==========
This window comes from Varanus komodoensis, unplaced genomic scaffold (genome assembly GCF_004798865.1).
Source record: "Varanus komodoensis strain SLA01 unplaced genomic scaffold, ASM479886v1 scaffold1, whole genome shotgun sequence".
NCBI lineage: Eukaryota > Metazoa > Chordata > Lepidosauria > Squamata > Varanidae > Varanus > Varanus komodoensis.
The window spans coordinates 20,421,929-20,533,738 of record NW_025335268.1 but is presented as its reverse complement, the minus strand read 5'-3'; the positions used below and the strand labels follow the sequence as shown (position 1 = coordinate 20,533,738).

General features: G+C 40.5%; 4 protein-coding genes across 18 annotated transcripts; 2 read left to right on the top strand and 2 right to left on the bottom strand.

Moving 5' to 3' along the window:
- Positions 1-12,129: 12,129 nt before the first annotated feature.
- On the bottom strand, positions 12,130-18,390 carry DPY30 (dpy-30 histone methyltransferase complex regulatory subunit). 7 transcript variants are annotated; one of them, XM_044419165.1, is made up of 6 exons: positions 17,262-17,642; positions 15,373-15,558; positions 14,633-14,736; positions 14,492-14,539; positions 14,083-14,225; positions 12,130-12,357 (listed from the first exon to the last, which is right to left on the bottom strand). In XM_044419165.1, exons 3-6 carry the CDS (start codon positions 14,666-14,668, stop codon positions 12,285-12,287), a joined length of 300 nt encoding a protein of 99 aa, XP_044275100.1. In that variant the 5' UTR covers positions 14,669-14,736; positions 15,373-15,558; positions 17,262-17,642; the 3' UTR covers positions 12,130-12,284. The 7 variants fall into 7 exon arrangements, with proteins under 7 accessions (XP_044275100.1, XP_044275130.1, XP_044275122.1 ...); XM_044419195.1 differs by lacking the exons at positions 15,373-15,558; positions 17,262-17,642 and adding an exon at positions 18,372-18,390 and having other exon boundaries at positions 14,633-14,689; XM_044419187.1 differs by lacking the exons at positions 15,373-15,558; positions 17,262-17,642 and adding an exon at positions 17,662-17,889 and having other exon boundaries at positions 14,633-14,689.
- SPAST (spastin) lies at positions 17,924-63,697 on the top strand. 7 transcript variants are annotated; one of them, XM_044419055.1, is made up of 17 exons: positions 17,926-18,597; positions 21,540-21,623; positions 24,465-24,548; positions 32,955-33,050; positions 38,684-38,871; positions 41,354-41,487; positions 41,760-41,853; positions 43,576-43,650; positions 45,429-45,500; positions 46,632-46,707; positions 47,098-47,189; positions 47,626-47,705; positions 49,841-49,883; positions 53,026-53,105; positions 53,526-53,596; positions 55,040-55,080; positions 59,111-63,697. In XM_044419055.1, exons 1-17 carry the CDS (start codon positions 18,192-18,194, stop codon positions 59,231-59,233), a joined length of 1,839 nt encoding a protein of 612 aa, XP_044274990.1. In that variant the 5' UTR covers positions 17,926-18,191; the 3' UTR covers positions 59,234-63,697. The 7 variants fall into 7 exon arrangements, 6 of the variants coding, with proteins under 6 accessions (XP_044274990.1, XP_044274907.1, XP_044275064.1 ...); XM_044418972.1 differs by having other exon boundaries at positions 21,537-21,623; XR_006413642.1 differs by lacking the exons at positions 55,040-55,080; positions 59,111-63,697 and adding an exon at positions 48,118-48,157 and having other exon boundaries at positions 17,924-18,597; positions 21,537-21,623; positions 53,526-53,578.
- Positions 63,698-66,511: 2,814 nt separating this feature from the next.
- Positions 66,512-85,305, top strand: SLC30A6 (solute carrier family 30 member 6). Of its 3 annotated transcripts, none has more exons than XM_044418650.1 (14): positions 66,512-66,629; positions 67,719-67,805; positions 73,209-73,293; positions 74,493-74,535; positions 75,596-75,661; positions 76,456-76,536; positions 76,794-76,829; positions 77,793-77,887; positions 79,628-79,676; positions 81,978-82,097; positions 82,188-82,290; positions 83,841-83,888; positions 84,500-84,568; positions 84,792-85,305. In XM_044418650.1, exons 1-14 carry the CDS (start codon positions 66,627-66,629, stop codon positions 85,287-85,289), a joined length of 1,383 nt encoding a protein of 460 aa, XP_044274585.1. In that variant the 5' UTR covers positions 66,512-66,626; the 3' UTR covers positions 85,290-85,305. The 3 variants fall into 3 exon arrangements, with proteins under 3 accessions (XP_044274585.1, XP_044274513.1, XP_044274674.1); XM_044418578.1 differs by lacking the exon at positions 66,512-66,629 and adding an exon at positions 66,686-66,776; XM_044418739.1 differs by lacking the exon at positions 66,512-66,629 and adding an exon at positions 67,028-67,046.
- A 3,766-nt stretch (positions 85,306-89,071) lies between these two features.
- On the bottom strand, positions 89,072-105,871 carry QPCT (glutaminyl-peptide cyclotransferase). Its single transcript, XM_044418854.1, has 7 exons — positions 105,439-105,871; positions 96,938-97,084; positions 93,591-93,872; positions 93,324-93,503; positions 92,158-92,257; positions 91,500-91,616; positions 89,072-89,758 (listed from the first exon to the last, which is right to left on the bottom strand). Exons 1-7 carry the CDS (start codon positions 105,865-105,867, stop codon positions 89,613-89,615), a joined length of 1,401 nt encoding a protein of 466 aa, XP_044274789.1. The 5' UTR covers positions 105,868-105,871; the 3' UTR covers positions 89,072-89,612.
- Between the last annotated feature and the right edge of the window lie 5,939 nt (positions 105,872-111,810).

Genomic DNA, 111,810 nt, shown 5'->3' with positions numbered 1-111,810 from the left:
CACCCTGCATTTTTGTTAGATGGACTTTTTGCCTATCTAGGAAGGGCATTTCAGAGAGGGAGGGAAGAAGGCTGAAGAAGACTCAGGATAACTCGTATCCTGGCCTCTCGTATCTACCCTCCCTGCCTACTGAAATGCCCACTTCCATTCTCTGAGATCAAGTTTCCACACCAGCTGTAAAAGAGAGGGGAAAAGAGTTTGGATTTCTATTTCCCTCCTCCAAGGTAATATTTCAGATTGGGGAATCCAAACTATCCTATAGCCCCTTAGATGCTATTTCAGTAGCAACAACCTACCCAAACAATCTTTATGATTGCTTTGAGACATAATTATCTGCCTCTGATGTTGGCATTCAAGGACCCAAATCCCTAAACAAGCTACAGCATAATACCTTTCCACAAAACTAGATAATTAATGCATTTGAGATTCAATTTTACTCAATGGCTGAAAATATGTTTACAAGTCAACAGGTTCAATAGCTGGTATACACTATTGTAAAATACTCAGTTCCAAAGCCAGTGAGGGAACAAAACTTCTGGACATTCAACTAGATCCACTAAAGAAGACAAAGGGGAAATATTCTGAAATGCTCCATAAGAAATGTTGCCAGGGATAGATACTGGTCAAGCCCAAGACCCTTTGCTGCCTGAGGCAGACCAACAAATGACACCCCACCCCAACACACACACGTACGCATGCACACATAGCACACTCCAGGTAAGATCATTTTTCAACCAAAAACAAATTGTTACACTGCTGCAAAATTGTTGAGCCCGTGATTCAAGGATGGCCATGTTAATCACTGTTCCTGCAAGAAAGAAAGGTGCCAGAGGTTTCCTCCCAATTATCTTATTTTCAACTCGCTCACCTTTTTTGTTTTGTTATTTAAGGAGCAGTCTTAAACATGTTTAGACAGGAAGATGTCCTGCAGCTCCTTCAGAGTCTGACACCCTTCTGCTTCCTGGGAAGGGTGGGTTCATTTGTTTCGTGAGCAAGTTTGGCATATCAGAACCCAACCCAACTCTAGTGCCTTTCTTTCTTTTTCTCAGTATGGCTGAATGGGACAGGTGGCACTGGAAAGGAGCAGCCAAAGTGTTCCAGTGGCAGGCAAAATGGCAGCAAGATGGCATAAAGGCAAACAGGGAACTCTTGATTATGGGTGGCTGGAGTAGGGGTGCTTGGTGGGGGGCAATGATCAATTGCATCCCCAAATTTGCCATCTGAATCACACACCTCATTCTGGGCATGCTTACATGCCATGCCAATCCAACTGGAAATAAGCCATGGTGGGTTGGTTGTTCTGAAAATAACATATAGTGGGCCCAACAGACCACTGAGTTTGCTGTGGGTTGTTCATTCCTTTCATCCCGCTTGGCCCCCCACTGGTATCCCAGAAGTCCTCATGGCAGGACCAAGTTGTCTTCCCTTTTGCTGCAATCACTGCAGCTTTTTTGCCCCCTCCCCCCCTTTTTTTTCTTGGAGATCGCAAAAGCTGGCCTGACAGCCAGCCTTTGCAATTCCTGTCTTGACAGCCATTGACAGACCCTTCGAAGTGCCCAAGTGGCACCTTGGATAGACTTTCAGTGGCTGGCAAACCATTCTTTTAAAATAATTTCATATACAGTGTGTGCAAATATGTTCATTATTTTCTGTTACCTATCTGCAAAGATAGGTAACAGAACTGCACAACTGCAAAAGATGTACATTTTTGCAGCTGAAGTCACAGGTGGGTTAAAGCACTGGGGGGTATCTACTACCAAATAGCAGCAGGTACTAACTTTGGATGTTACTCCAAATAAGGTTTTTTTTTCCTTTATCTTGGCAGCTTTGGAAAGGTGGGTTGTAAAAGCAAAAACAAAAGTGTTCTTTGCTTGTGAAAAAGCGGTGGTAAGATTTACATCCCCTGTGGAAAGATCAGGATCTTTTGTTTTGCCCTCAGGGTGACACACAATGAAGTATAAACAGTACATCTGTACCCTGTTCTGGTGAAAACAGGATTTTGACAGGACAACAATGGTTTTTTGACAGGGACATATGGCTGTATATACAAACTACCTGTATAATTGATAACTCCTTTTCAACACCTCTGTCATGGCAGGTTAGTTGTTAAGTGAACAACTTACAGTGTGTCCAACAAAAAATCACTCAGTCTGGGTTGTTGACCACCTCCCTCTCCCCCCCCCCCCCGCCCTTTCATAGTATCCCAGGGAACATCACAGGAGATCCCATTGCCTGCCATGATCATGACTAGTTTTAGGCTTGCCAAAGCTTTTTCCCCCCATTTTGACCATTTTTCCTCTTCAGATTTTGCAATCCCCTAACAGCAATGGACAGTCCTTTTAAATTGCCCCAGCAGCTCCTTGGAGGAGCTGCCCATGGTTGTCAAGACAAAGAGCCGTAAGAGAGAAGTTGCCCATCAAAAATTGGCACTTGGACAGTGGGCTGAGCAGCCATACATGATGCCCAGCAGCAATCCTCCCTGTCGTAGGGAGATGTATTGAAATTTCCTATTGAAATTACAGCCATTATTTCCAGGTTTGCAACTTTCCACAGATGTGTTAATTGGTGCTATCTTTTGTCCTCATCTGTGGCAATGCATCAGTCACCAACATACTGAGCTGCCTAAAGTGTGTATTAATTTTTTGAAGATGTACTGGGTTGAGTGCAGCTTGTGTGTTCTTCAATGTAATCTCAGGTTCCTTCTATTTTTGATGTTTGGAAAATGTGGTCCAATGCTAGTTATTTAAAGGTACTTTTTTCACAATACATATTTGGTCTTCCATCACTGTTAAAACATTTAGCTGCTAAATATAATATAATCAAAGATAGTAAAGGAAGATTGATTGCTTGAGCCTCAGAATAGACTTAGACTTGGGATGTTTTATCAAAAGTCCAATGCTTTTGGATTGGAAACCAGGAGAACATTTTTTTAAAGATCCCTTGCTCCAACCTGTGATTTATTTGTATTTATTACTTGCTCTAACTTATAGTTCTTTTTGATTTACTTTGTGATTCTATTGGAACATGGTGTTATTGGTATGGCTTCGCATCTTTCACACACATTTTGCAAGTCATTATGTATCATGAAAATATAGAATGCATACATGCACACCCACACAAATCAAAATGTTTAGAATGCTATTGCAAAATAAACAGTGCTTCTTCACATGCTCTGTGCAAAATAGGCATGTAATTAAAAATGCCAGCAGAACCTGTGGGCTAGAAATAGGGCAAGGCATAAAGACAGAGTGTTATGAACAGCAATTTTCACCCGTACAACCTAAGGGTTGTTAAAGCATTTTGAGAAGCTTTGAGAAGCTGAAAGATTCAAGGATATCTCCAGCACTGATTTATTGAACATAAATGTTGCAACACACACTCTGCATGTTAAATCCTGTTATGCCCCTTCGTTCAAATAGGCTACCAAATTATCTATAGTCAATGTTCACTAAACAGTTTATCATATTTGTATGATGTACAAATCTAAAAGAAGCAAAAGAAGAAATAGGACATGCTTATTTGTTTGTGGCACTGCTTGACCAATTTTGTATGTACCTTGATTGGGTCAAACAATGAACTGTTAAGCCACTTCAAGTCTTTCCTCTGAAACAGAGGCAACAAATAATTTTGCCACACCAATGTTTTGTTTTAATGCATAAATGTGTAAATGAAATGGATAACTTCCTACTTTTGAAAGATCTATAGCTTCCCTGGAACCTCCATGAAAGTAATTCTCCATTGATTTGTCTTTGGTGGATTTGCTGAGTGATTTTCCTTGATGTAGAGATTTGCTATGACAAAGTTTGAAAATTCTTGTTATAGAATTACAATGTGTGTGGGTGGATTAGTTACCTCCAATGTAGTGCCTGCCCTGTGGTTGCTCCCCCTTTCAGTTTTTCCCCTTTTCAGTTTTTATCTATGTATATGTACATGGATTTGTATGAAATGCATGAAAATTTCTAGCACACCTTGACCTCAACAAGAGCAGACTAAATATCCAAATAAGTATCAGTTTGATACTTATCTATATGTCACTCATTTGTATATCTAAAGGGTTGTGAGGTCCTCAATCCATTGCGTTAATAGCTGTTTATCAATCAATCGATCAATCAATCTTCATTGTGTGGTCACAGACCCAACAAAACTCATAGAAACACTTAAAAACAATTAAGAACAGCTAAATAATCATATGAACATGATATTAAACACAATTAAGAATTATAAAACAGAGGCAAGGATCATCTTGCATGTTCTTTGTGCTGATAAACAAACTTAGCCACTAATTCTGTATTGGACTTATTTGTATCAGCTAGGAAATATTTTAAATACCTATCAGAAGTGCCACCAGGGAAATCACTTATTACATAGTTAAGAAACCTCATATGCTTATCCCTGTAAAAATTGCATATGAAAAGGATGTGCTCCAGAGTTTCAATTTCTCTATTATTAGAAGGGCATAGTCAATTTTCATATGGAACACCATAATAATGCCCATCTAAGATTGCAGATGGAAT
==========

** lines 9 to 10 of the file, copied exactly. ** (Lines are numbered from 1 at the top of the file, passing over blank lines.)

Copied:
- SPAST (spastin) lies at positions 17,924-63,697 on the top strand. 7 transcript variants are annotated; one of them, XM_044419055.1, is made up of 17 exons: positions 17,926-18,597; positions 21,540-21,623; positions 24,465-24,548; positions 32,955-33,050; positions 38,684-38,871; positions 41,354-41,487; positions 41,760-41,853; positions 43,576-43,650; positions 45,429-45,500; positions 46,632-46,707; positions 47,098-47,189; positions 47,626-47,705; positions 49,841-49,883; positions 53,026-53,105; positions 53,526-53,596; positions 55,040-55,080; positions 59,111-63,697. In XM_044419055.1, exons 1-17 carry the CDS (start codon positions 18,192-18,194, stop codon positions 59,231-59,233), a joined length of 1,839 nt encoding a protein of 612 aa, XP_044274990.1. In that variant the 5' UTR covers positions 17,926-18,191; the 3' UTR covers positions 59,234-63,697. The 7 variants fall into 7 exon arrangements, 6 of the variants coding, with proteins under 6 accessions (XP_044274990.1, XP_044274907.1, XP_044275064.1 ...); XM_044418972.1 differs by having other exon boundaries at positions 21,537-21,623; XR_006413642.1 differs by lacking the exons at positions 55,040-55,080; positions 59,111-63,697 and adding an exon at positions 48,118-48,157 and having other exon boundaries at positions 17,924-18,597; positions 21,537-21,623; positions 53,526-53,578.
- Positions 63,698-66,511: 2,814 nt separating this feature from the next.